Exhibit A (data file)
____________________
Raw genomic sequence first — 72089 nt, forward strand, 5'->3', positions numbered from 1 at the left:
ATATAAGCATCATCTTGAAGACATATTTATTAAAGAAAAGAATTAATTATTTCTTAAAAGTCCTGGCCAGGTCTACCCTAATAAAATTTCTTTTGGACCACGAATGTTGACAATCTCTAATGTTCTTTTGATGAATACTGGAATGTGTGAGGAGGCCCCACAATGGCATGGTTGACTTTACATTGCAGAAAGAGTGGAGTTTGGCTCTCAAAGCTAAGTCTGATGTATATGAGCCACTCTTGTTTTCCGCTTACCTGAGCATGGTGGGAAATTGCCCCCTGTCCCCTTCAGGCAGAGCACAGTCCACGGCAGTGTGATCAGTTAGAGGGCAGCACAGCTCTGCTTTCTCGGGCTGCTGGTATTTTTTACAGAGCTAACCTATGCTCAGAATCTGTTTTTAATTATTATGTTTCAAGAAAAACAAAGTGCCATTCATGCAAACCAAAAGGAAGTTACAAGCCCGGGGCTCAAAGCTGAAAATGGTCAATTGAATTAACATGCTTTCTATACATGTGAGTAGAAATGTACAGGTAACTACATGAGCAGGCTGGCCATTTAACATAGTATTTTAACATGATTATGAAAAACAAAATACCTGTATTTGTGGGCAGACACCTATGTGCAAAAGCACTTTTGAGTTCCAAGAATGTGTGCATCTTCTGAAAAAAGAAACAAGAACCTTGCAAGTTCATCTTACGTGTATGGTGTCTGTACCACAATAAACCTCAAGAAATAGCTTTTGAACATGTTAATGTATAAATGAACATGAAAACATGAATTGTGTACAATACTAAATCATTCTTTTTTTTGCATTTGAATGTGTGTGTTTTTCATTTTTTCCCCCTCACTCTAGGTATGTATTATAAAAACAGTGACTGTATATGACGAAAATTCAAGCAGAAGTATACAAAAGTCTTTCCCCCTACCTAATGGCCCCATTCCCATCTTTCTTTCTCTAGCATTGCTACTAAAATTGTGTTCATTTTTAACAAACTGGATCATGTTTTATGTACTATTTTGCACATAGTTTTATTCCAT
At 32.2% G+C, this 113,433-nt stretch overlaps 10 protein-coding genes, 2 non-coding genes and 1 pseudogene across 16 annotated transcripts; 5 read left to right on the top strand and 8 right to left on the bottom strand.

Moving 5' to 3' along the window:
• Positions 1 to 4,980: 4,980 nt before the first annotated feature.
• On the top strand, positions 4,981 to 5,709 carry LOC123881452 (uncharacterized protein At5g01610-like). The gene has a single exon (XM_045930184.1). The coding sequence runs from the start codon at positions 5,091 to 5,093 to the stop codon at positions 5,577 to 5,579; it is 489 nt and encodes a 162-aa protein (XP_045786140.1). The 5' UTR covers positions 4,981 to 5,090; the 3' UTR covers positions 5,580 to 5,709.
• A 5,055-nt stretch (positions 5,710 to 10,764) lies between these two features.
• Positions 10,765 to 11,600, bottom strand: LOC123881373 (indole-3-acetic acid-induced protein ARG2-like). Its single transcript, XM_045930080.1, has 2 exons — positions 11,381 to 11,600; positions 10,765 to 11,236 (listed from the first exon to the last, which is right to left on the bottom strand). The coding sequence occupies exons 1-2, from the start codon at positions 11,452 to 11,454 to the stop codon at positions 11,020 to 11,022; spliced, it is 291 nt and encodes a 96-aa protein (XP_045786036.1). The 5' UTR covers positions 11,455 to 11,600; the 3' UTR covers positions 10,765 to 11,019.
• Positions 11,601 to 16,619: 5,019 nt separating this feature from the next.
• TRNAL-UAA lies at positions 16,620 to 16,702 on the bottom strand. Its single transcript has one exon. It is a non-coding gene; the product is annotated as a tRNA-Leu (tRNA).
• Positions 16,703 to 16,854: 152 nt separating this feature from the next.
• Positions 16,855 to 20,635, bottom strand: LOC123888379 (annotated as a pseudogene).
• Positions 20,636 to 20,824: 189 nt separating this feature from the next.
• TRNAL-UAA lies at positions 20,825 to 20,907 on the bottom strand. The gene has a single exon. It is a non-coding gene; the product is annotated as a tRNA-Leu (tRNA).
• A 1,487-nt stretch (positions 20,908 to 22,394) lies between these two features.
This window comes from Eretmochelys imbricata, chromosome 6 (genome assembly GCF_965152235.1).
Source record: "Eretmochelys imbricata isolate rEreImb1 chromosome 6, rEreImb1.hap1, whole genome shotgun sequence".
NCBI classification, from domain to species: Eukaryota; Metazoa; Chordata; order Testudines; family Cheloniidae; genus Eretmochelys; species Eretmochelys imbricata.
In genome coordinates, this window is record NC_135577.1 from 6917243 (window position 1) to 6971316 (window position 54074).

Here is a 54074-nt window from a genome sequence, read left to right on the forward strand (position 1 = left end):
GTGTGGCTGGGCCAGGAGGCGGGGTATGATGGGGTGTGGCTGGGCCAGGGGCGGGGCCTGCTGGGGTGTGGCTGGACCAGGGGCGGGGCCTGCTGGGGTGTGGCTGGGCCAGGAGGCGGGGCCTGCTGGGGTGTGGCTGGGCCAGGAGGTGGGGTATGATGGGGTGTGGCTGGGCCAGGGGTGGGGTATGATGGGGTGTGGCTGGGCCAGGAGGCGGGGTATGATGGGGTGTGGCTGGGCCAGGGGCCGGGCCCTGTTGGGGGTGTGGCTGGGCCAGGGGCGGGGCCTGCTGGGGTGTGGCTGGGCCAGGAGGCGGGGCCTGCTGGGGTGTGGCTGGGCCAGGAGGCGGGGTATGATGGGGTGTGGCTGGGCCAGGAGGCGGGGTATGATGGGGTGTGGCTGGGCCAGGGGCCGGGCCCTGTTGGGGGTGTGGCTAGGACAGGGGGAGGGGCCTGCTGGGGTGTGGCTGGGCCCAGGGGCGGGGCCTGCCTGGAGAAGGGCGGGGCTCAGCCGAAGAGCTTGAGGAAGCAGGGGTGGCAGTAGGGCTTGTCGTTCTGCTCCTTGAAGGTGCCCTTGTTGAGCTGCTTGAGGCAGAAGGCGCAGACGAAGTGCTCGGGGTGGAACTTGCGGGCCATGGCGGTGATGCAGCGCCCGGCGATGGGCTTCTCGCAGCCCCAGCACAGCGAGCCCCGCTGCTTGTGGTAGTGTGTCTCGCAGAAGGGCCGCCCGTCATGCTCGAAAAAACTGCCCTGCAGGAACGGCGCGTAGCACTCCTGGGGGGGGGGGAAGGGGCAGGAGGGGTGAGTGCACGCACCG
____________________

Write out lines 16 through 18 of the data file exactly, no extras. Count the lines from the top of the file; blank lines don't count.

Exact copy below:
This window comes from Eretmochelys imbricata, chromosome 6 (genome assembly GCF_965152235.1).
Source record: "Eretmochelys imbricata isolate rEreImb1 chromosome 6, rEreImb1.hap1, whole genome shotgun sequence".
NCBI classification, from domain to species: Eukaryota; Metazoa; Chordata; order Testudines; family Cheloniidae; genus Eretmochelys; species Eretmochelys imbricata.